Paul’s Easter prayer

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Prayer Power

by Mervyn Morelock, Lt. Colonel –

Did you ever underline a verse in your Bible that blessed you in a very special way? My Bible has many pages, with verses underlined, and with little marginal notes about the special meaning and the date and place of blessing that I received.

One verse is so indelibly burned in my memory and in my Bible that I can almost hear the words being spoken with a passion that I don’t think I had ever heard before.

The date was some time in 1957; the place was the School for Officers’ Training in San Francisco; the speaker was Colonel (Dr.) William Noble. He and his wife were visiting the training school, and he was sharing his testimony and the story of his mission service as a doctor in India with the Faithful session. At that time, he was on his way home to receive medical treatment that eventually required that his arm be removed due to a cancer growth. Later, he went back to India and served there as a one-armed surgeon—a remarkable saint of the Lord.

As he spoke, this man, short of stature, became a tower of strength and powerful prophet for the Lord as he said:

That I may know him, and the power of his resurrection, and the fellowship of his sufferings, being made conformable unto his death: If by any means I might attain unto the resurrection of the dead (Philippians 3:10 KJV).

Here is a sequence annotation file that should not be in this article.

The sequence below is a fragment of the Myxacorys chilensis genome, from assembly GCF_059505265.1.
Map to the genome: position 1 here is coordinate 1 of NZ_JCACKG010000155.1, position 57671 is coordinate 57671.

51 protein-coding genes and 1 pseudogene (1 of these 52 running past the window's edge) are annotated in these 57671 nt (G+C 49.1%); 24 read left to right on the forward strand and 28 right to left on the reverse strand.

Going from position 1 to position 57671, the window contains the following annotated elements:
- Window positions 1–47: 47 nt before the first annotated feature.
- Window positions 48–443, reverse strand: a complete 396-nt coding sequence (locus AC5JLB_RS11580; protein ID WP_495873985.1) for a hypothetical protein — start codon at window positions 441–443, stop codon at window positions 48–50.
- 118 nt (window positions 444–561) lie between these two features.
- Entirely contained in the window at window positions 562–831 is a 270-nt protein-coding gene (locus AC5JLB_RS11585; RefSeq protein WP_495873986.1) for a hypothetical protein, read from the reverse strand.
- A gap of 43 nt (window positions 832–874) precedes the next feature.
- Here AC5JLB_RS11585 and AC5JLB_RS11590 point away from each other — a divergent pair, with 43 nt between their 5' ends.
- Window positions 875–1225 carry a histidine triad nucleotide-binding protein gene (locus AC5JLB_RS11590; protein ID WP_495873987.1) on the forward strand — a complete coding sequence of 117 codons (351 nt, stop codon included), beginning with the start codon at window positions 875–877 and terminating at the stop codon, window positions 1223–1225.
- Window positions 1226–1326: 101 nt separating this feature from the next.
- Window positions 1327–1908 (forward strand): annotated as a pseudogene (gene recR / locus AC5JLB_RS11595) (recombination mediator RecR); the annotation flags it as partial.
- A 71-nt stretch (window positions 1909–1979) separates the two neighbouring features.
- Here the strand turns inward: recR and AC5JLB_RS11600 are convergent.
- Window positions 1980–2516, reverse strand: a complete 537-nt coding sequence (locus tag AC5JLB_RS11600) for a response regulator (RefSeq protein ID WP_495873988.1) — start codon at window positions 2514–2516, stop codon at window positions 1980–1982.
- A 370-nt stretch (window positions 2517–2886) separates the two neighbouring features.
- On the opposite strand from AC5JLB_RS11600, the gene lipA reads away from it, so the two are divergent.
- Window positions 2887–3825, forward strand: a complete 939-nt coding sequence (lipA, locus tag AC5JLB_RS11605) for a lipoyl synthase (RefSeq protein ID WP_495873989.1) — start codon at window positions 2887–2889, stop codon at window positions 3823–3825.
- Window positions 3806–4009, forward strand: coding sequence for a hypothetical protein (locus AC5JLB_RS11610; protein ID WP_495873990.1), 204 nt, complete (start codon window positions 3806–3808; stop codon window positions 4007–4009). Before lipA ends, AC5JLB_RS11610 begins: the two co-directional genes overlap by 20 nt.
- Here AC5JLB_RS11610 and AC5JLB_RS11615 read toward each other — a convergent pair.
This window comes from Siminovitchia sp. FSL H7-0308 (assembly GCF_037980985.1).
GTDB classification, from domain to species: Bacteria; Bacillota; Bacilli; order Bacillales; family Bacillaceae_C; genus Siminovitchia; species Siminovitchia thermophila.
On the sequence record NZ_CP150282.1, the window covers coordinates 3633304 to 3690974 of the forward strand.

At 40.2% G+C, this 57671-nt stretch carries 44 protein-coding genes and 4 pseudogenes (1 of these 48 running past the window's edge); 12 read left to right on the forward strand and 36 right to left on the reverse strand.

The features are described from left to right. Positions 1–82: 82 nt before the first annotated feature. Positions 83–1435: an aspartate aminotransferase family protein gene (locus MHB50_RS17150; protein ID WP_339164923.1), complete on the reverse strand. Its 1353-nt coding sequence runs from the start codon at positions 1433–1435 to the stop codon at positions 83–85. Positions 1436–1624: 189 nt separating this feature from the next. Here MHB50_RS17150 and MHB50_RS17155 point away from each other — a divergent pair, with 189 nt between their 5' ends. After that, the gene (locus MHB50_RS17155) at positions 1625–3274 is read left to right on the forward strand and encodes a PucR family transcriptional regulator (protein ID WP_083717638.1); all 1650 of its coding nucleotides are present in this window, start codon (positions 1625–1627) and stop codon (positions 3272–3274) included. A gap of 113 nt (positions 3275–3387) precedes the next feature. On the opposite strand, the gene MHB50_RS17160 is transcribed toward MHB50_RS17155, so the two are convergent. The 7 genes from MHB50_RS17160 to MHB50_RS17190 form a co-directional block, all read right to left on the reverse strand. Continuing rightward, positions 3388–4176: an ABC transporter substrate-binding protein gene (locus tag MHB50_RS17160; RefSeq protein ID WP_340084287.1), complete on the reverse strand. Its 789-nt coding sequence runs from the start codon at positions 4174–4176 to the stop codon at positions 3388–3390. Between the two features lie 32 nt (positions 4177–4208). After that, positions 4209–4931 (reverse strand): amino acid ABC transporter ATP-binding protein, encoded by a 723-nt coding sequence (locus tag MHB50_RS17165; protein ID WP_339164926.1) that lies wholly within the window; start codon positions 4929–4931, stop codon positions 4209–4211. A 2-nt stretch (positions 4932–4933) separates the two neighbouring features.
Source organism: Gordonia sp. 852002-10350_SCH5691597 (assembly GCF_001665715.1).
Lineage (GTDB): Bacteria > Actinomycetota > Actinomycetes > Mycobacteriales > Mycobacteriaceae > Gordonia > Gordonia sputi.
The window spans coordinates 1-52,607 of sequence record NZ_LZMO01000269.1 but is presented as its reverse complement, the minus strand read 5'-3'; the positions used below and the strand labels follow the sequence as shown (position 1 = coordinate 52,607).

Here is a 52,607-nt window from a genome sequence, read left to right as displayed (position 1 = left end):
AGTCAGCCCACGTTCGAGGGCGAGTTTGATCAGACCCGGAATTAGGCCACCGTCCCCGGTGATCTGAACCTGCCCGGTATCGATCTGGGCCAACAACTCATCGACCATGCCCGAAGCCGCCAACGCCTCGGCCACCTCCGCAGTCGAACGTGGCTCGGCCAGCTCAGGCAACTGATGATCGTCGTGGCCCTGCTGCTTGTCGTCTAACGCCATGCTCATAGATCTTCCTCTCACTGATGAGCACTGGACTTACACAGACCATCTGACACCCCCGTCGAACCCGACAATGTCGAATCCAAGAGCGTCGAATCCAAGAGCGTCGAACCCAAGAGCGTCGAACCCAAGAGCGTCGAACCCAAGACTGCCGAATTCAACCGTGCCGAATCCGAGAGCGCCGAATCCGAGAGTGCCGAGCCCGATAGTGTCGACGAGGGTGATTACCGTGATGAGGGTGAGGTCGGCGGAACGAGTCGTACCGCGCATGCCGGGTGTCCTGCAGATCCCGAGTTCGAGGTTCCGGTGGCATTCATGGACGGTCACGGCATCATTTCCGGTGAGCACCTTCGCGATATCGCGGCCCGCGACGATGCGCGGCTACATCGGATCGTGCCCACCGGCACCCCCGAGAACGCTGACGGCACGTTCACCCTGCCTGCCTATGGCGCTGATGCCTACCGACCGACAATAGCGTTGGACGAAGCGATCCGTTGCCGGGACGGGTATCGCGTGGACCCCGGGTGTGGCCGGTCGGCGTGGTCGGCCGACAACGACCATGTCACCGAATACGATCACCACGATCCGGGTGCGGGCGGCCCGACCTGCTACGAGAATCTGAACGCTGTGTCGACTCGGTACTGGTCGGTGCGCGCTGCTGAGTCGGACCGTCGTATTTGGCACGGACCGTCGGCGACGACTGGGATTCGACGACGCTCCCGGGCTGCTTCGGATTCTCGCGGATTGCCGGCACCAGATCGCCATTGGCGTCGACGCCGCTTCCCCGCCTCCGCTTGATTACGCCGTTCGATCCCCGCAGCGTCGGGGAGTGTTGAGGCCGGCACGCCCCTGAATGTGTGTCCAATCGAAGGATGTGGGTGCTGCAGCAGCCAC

This has been called, “Paul’s Easter prayer.” Paul wrote this victorious prayer while confined in prison in Rome. Few have been as earnest in serving God. No man has invested more in Christ’s kingdom, and no one has given evidence of a greater measure of God’s power working through him than Paul.

As an Easter prayer this is a powerful testimony. As a sermon it has four points:

1. Recognition. “That I may know him.” Do we know him? So many don’t. We need to recognize him and what he did for us on the cross. Near each seeking soul is the living Savior. In hundreds of Easter sunrise services he waits to be truly recognized.

2. Redemption. “The power of his resurrection.” The resurrection was the crowning point of Christ’s life. Easter shows his power over sin and death. And the power of his resurrection is the power to make us personally victorious.

3. Responsibility. “The fellowship of his sufferings.” Christ died to redeem the world from the power of sin. Fellowship with his sufferings is the acceptance of responsibility; it is participation in his program of redemption. The atonement was complete, but witnesses were needed who would suffer with him in reaching all men with the gospel. This was the impulse of the resurrection. But it doesn’t end there. Fellowship with his burden and compassion resulted in Easter triumph. The power of sin and death was broken!

4. Resignation. “Made conformable unto his death.” Like Christ, Paul desired to give his all. He laid down his life for sacrifice and service.

Being made conformable unto his death means to live and die in the spirit of self- sacrifice that characterized Christ’s life.

Dr. Noble was promoted to Glory many years ago, but this verse will always remind me of his testimony that day and that there is no more powerful prayer than this: “That I may know him and the power of his resurrection. That was Paul’s Easter prayer, and it ought to be ours.

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